This past semester I decided to attend an Arabic calligraphy event, because I had some experience with Chinese calligraphy and I was curious to find experience a new culture and language, and see how it compared with Chinese.
A room full of students sat around and watched as a middle-aged man began to write in Arabic on a chalk board. He wrote a few different scripts, and each one became more decorated and complicated than the one before it. The first difference between Arabic and Chinese calligraphy became quickly obvious, as I had no idea what was being written, or even the names and boundaries of the Arabic letters. That made it slightly more difficult as the swirly script carried no meaning for me. But I could still appreciate the amount of time and detail that went into drawing each letter.
Sitting in a classroom drawing in Arabic reminded me of when I took a calligraphy class in China, where my professor was an old Chinese man with a round face and deep voice who spoke melodically about Chinese history as he carefully painted beautiful Chinese characters stroke by stroke. For a single character, he demonstrated at least 4 or 5 different scripts, some readable, others unrecognizable. But even the unrecognizable script had its own specific design and stroke pattern, despite its apparent sloppiness. As I watched the Arabic calligrapher draw out the different scripts with letters of a specific shape and size (measured by the the unit of a little diamond), I was reminded of the detailed rules involved in Chinese calligraphy.
Another point that impressed me was how much school and training the calligrapher went though to master the art of calligraphy. He went to two different schools in two different countries and studied for many years to attain to such a level of calligraphy mastery. Maybe after medical school, I can attend a calligraphy school in Morocco (after I learn Arabic).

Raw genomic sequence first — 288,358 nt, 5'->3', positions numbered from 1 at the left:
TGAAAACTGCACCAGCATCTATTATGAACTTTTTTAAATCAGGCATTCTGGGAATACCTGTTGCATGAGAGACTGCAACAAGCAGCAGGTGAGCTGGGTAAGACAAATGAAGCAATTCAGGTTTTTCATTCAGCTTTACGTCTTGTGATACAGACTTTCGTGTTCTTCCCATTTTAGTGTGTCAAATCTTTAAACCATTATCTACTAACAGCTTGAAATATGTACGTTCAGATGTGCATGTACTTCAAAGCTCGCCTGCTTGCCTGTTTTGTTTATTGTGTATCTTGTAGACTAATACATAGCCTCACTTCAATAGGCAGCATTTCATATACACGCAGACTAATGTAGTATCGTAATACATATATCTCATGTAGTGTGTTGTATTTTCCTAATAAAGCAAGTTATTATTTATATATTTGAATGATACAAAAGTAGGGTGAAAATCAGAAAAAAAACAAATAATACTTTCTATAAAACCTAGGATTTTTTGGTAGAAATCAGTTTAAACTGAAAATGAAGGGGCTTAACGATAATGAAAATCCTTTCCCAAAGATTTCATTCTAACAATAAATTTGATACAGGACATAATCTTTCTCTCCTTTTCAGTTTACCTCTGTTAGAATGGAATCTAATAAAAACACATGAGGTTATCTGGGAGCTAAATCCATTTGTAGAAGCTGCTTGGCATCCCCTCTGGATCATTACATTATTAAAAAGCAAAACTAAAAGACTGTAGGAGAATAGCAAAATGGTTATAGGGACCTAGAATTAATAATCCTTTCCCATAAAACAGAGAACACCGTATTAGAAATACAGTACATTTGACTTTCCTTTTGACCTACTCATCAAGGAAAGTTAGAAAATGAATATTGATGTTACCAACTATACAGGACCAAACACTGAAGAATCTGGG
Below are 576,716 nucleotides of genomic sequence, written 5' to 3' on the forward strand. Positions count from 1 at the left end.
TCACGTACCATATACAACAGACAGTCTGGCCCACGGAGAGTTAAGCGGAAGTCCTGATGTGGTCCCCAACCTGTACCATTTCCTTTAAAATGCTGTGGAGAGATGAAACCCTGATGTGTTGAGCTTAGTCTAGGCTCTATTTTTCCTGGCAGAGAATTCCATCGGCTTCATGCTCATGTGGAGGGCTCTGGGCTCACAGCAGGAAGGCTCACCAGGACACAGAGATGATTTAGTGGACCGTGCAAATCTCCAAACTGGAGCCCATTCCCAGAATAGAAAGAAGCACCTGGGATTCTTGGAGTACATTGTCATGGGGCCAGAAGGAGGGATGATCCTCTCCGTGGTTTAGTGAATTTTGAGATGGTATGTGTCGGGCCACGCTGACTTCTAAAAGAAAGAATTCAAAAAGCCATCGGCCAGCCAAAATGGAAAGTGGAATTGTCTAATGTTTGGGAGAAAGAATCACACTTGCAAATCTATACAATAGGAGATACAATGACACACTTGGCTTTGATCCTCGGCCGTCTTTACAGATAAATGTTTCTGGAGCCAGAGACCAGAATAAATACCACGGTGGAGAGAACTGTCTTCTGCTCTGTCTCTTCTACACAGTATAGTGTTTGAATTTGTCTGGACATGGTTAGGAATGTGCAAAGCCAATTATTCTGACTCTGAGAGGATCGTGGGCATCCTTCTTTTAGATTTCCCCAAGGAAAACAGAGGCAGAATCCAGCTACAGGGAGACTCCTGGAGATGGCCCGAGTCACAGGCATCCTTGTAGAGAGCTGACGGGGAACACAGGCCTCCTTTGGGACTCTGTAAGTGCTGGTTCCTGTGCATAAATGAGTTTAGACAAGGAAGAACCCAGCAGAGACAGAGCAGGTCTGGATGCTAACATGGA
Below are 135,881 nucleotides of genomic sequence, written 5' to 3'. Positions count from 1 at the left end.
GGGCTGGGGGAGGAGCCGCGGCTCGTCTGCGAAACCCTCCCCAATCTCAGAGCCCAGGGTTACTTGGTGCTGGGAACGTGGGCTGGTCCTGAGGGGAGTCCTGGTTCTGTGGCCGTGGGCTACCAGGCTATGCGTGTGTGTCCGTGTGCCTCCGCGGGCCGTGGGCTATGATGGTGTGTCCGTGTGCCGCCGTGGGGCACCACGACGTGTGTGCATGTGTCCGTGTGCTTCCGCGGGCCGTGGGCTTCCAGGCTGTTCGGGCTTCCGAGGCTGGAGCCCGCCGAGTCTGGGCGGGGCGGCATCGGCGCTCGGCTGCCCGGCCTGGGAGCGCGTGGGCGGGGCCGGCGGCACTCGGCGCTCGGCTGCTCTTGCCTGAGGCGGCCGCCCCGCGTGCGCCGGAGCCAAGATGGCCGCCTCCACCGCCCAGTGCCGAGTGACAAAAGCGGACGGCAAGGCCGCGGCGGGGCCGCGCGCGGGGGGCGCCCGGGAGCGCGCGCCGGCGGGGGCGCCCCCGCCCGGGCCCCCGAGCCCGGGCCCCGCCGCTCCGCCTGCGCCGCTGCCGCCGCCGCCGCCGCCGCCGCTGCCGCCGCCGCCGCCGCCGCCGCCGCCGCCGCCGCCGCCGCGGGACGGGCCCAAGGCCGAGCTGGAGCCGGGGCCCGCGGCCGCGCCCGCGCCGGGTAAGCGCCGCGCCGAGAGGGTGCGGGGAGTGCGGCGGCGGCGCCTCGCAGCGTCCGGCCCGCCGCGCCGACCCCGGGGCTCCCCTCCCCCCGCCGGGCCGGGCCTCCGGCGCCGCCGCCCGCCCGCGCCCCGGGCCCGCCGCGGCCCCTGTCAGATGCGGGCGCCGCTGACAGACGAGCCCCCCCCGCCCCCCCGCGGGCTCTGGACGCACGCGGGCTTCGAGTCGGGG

A few weeks ago my mom took me out to a small, local, hole-in-the-wall German restaurant that recently opened up near our house. The quaint, dimly-lit cafe had only a handful of customers, and German /flags, posters with German sport teams, and traditional German clothing decorated the walls. The menu was full of all different types of wurst and schnitzel I had never seen before, so it took us a while to order. When our food arrived, a semester in Biochemistry told me that 80% of what was on my plate was carbohydrates and protein, with the leftover 20% being purple cabbage and its cousin, sauerkraut. I had a flashback to a summer in Spain where I found myself desperately ordering an “ensalada” to increase my fiber intake. But, to my dismay, the wilted lettuce was swimming in a dollop of mayonnaise when it came out. I remember that meal vividly, and often think back on it and laugh.

Last week, my Chinese teacher took our Chinese capstone class out to dinner at a Chinese restaurant. We all grasped our chopsticks with familiarity and fondness, remembering our experiences together as a class and recalling our highlights in China, as we indulged in a rich, albeit somewhat Americanized, Chinese feast. My Chinese teacher chimed in from the other end of the table, “Xuelian, hao chi ma?” I responded politely that the food was great — and it was! She responded that because the company is good, the food is good. I laughed, and then considered her comment more as I chomped down on my fried rice. Actually, the main reason I enjoy Chinese food is not the MSG, but because Chinese food embodies China–the people, the language, the scenery, the culture. So, in a sense, when I eat Chinese food, I get to re-live my experiences in China. Through the doorway of food, an entire culture is opened up.

Although I will admit that according to my grade book the European cuisine has not always earned straight A’s, I am eager to give it another chance as I look forward to studying abroad in Stuttgart for 6 weeks to learn German and to not just eat, but experience German food. While I was in Asia for 6 months, one of the main entries in my travel journal was “New Foods,” and each new food was tied to a memorable experience. This summer, I look forward to expanding that list –as well as my “globally engaged” palate. I anticipate that German food will become more appealing to me after I come back from six weeks of absorbing German culture and cuisine.